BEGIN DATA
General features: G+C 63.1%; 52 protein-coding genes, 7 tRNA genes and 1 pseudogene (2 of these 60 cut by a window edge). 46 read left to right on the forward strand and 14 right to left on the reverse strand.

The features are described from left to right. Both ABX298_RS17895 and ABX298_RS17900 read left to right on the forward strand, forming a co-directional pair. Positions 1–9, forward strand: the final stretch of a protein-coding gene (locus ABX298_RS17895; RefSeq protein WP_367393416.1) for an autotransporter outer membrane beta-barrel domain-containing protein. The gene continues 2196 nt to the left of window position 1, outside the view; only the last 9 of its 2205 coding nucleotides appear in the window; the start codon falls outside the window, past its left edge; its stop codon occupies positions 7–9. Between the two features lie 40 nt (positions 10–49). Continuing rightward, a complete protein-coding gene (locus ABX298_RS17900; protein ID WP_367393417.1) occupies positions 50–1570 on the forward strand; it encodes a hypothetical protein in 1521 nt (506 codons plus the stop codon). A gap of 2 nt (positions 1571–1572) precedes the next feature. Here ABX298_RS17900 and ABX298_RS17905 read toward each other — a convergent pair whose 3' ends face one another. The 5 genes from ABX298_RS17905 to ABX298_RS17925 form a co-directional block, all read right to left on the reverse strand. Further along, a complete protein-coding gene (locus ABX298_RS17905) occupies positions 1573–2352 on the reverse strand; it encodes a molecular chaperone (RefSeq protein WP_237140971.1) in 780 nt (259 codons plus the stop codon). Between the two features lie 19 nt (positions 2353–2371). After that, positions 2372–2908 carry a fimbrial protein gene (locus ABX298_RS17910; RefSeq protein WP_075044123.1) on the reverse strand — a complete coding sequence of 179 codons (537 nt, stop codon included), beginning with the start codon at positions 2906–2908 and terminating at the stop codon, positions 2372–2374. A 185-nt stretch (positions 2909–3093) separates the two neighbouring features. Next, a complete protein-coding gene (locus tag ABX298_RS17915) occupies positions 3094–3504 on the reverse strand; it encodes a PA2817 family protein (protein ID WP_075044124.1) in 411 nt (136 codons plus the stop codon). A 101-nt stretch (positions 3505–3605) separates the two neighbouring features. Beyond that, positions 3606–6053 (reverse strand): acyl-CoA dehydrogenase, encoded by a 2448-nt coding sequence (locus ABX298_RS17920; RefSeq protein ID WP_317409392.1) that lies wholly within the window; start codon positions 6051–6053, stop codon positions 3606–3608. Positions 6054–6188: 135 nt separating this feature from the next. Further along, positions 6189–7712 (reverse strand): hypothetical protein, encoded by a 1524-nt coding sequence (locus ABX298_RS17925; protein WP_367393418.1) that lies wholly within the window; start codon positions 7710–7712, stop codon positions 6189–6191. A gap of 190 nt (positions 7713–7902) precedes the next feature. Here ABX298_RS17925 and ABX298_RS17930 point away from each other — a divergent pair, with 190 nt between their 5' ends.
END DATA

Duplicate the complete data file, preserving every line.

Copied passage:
General features: G+C 63.1%; 52 protein-coding genes, 7 tRNA genes and 1 pseudogene (2 of these 60 cut by a window edge). 46 read left to right on the forward strand and 14 right to left on the reverse strand.

The features are described from left to right. Both ABX298_RS17895 and ABX298_RS17900 read left to right on the forward strand, forming a co-directional pair. Positions 1–9, forward strand: the final stretch of a protein-coding gene (locus ABX298_RS17895; RefSeq protein WP_367393416.1) for an autotransporter outer membrane beta-barrel domain-containing protein. The gene continues 2196 nt to the left of window position 1, outside the view; only the last 9 of its 2205 coding nucleotides appear in the window; the start codon falls outside the window, past its left edge; its stop codon occupies positions 7–9. Between the two features lie 40 nt (positions 10–49). Continuing rightward, a complete protein-coding gene (locus ABX298_RS17900; protein ID WP_367393417.1) occupies positions 50–1570 on the forward strand; it encodes a hypothetical protein in 1521 nt (506 codons plus the stop codon). A gap of 2 nt (positions 1571–1572) precedes the next feature. Here ABX298_RS17900 and ABX298_RS17905 read toward each other — a convergent pair whose 3' ends face one another. The 5 genes from ABX298_RS17905 to ABX298_RS17925 form a co-directional block, all read right to left on the reverse strand. Further along, a complete protein-coding gene (locus ABX298_RS17905) occupies positions 1573–2352 on the reverse strand; it encodes a molecular chaperone (RefSeq protein WP_237140971.1) in 780 nt (259 codons plus the stop codon). Between the two features lie 19 nt (positions 2353–2371). After that, positions 2372–2908 carry a fimbrial protein gene (locus ABX298_RS17910; RefSeq protein WP_075044123.1) on the reverse strand — a complete coding sequence of 179 codons (537 nt, stop codon included), beginning with the start codon at positions 2906–2908 and terminating at the stop codon, positions 2372–2374. A 185-nt stretch (positions 2909–3093) separates the two neighbouring features. Next, a complete protein-coding gene (locus tag ABX298_RS17915) occupies positions 3094–3504 on the reverse strand; it encodes a PA2817 family protein (protein ID WP_075044124.1) in 411 nt (136 codons plus the stop codon). A 101-nt stretch (positions 3505–3605) separates the two neighbouring features. Beyond that, positions 3606–6053 (reverse strand): acyl-CoA dehydrogenase, encoded by a 2448-nt coding sequence (locus ABX298_RS17920; RefSeq protein ID WP_317409392.1) that lies wholly within the window; start codon positions 6051–6053, stop codon positions 3606–3608. Positions 6054–6188: 135 nt separating this feature from the next. Further along, positions 6189–7712 (reverse strand): hypothetical protein, encoded by a 1524-nt coding sequence (locus ABX298_RS17925; protein WP_367393418.1) that lies wholly within the window; start codon positions 7710–7712, stop codon positions 6189–6191. A gap of 190 nt (positions 7713–7902) precedes the next feature. Here ABX298_RS17925 and ABX298_RS17930 point away from each other — a divergent pair, with 190 nt between their 5' ends.